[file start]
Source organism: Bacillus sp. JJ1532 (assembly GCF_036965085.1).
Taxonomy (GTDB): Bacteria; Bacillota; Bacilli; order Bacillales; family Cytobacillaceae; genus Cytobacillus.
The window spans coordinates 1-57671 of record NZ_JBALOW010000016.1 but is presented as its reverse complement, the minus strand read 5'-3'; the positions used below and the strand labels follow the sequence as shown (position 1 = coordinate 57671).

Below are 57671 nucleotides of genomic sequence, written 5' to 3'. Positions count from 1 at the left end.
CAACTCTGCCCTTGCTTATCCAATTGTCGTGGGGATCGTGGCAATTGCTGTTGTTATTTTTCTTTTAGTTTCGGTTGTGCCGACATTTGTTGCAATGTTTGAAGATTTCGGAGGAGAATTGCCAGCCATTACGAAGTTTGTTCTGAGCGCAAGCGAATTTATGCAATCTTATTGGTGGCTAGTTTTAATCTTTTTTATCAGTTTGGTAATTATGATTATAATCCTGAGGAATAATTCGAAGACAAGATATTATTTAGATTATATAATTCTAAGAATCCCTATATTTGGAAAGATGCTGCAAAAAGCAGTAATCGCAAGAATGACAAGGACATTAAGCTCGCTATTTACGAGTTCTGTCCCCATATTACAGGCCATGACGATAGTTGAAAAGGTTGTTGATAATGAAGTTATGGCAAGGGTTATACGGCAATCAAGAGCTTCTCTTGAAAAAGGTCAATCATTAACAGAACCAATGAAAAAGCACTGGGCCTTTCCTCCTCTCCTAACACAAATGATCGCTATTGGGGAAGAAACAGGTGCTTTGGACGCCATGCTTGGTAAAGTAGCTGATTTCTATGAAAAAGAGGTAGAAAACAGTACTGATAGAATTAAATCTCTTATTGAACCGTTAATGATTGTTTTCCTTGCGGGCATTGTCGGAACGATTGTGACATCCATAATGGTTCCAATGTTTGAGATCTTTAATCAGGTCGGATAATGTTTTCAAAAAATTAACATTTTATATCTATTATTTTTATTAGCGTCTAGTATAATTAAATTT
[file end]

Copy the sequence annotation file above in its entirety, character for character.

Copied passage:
Source organism: Bacillus sp. JJ1532 (assembly GCF_036965085.1).
Taxonomy (GTDB): Bacteria; Bacillota; Bacilli; order Bacillales; family Cytobacillaceae; genus Cytobacillus.
The window spans coordinates 1-57671 of record NZ_JBALOW010000016.1 but is presented as its reverse complement, the minus strand read 5'-3'; the positions used below and the strand labels follow the sequence as shown (position 1 = coordinate 57671).

Below are 57671 nucleotides of genomic sequence, written 5' to 3'. Positions count from 1 at the left end.
CAACTCTGCCCTTGCTTATCCAATTGTCGTGGGGATCGTGGCAATTGCTGTTGTTATTTTTCTTTTAGTTTCGGTTGTGCCGACATTTGTTGCAATGTTTGAAGATTTCGGAGGAGAATTGCCAGCCATTACGAAGTTTGTTCTGAGCGCAAGCGAATTTATGCAATCTTATTGGTGGCTAGTTTTAATCTTTTTTATCAGTTTGGTAATTATGATTATAATCCTGAGGAATAATTCGAAGACAAGATATTATTTAGATTATATAATTCTAAGAATCCCTATATTTGGAAAGATGCTGCAAAAAGCAGTAATCGCAAGAATGACAAGGACATTAAGCTCGCTATTTACGAGTTCTGTCCCCATATTACAGGCCATGACGATAGTTGAAAAGGTTGTTGATAATGAAGTTATGGCAAGGGTTATACGGCAATCAAGAGCTTCTCTTGAAAAAGGTCAATCATTAACAGAACCAATGAAAAAGCACTGGGCCTTTCCTCCTCTCCTAACACAAATGATCGCTATTGGGGAAGAAACAGGTGCTTTGGACGCCATGCTTGGTAAAGTAGCTGATTTCTATGAAAAAGAGGTAGAAAACAGTACTGATAGAATTAAATCTCTTATTGAACCGTTAATGATTGTTTTCCTTGCGGGCATTGTCGGAACGATTGTGACATCCATAATGGTTCCAATGTTTGAGATCTTTAATCAGGTCGGATAATGTTTTCAAAAAATTAACATTTTATATCTATTATTTTTATTAGCGTCTAGTATAATTAAATTT